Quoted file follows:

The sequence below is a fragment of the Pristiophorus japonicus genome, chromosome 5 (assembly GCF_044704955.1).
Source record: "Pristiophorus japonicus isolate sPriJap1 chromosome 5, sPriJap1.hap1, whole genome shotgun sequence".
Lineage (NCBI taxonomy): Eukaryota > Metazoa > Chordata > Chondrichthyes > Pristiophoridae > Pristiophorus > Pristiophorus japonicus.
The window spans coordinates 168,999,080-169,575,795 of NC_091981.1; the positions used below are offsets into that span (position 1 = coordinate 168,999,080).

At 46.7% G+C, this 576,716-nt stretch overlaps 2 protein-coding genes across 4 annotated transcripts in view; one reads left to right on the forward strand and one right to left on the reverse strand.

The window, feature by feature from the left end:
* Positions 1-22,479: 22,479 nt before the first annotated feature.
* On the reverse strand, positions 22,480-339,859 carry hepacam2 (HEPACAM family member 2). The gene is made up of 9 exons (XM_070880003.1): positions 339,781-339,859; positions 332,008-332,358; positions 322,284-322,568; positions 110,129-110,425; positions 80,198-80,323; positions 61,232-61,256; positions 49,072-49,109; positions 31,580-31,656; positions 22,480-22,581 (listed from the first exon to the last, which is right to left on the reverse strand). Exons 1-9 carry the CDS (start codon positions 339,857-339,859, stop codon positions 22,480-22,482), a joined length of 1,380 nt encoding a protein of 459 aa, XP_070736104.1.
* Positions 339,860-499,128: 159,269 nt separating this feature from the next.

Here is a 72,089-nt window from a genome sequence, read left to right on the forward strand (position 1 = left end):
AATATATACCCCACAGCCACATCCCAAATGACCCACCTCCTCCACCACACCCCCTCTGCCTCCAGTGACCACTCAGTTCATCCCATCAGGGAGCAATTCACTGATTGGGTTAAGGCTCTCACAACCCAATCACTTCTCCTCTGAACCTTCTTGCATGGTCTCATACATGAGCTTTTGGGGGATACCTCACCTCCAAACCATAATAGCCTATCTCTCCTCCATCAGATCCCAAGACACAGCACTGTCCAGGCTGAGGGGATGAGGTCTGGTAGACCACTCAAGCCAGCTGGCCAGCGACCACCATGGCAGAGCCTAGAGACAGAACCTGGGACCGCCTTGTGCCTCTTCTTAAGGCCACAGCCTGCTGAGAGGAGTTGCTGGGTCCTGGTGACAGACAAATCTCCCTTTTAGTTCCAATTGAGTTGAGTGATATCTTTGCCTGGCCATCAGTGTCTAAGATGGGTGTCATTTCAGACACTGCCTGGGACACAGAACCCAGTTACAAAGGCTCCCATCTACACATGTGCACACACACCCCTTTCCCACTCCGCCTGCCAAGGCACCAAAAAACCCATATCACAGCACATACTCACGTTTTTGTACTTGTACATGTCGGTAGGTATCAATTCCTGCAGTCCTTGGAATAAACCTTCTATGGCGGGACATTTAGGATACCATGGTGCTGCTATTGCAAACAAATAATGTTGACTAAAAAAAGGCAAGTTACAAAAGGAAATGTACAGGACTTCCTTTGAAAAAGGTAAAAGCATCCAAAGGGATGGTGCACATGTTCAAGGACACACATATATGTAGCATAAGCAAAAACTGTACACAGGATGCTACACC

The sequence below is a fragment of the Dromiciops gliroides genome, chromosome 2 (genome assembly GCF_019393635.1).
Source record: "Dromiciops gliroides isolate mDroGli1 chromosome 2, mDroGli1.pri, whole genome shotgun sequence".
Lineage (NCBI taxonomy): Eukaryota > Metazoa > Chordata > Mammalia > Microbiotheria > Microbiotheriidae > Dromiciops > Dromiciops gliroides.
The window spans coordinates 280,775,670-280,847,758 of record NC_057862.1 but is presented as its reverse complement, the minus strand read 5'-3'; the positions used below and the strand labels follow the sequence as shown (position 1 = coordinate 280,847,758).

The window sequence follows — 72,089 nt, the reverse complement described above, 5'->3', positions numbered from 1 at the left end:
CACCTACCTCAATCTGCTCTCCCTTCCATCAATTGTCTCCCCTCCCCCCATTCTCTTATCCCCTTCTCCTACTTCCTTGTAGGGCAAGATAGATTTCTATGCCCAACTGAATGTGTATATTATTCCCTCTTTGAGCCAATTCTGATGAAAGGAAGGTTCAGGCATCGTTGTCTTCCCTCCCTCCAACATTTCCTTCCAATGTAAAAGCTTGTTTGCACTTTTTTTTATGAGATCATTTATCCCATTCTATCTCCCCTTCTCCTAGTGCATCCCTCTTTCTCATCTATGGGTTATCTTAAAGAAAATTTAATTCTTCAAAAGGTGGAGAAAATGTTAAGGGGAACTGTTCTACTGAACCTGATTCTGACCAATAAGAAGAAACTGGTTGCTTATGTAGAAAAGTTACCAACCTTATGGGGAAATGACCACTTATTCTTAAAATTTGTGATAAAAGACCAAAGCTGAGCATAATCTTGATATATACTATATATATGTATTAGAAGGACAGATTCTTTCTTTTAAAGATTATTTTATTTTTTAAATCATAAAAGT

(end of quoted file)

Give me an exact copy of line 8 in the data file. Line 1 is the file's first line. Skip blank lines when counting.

* On the reverse strand, positions 22,480-339,859 carry hepacam2 (HEPACAM family member 2). The gene is made up of 9 exons (XM_070880003.1): positions 339,781-339,859; positions 332,008-332,358; positions 322,284-322,568; positions 110,129-110,425; positions 80,198-80,323; positions 61,232-61,256; positions 49,072-49,109; positions 31,580-31,656; positions 22,480-22,581 (listed from the first exon to the last, which is right to left on the reverse strand). Exons 1-9 carry the CDS (start codon positions 339,857-339,859, stop codon positions 22,480-22,482), a joined length of 1,380 nt encoding a protein of 459 aa, XP_070736104.1.